Higher prices of coal could slow down the debt reduction plans of Indian steel-makers, with leverage for the sector weakening to 2021 levels if input prices remain at the current levels, said S&P Global Ratings.

“We no longer think India’s leading steel companies will shed debt in the coming fiscal year,” said Anshuman Bharati of S&P said in a note on Wednesday. “Instead, debt should remain at the same level, due to narrower steel spreads that will feed into cash flows.”

The firm sees the consolidated debt of major steel makers in the country — which account for three-fifth of the country’s production — at 2.1 trillion rupees as on March 2025, up 150 billion rupees from what was previously estimated.

S&P now sees the average prices of metallurgical coal at $270 a ton in 2024, up from $220 a ton estimated earlier. This is largely due to supply constraints in Australia, tensions because of the Red Sea, and strong demand from India and markets outside of China.

The average prices of met coal have jumped by a fourth sequentially in the December quarter. The average prices of coal in 2023 was $300 per ton, while the current price of coal is $315 per ton.

Average prices of coal in 2024, though, are expected to be lower than that in 2023 because of an improvement in supplies from Australia in the second half of 2024 from several new mines, especially in Queensland and New South Wales.Steel prices in the domestic market in 2024-25 (Apr-Mar) are seen underpinned by an improvement in demand, largely due to spending on infrastructure for the National Infrastructure Pipeline, but may not be enough to match the rise in input costs.The average debt-to-operating profit ratio of these steel producers will be 2.4 times by March 2025, and if coal prices remain at the same levels, it could also cross 3 times, which is the 10-year median for these companies.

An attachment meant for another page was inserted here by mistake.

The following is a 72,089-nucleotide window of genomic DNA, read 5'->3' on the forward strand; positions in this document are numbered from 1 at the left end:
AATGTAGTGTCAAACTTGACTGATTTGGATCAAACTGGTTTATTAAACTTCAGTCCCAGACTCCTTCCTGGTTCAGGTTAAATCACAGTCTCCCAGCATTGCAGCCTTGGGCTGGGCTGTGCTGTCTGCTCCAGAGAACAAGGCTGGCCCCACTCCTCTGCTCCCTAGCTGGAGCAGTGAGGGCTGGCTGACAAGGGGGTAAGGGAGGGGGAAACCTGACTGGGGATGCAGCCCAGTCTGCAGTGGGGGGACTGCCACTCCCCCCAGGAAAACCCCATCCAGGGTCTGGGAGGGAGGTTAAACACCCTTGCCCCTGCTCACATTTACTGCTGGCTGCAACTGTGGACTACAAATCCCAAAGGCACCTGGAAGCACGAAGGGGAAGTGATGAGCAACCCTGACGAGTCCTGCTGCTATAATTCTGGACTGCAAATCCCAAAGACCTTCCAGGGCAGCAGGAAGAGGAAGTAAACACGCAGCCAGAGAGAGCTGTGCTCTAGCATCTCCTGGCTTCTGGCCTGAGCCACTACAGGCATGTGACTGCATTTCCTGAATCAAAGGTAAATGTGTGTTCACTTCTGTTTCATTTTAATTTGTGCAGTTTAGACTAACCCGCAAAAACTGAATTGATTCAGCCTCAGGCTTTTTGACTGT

“That would undo several years of debt improvement in the sector and could derail expansion plans needed to accommodate growing steel demand,” S&P said.

Steel-makers could also defer their next leg of expansion if the debt-to-operating profit ratio of the sector exceeds its 10-year median, Bharati said.

India plans to increase its domestic production capacity to 300 million tonnes by 2030, up from around 155 million tonnes currently. The country will have around 170 million tonne of capacity by the middle of this year.

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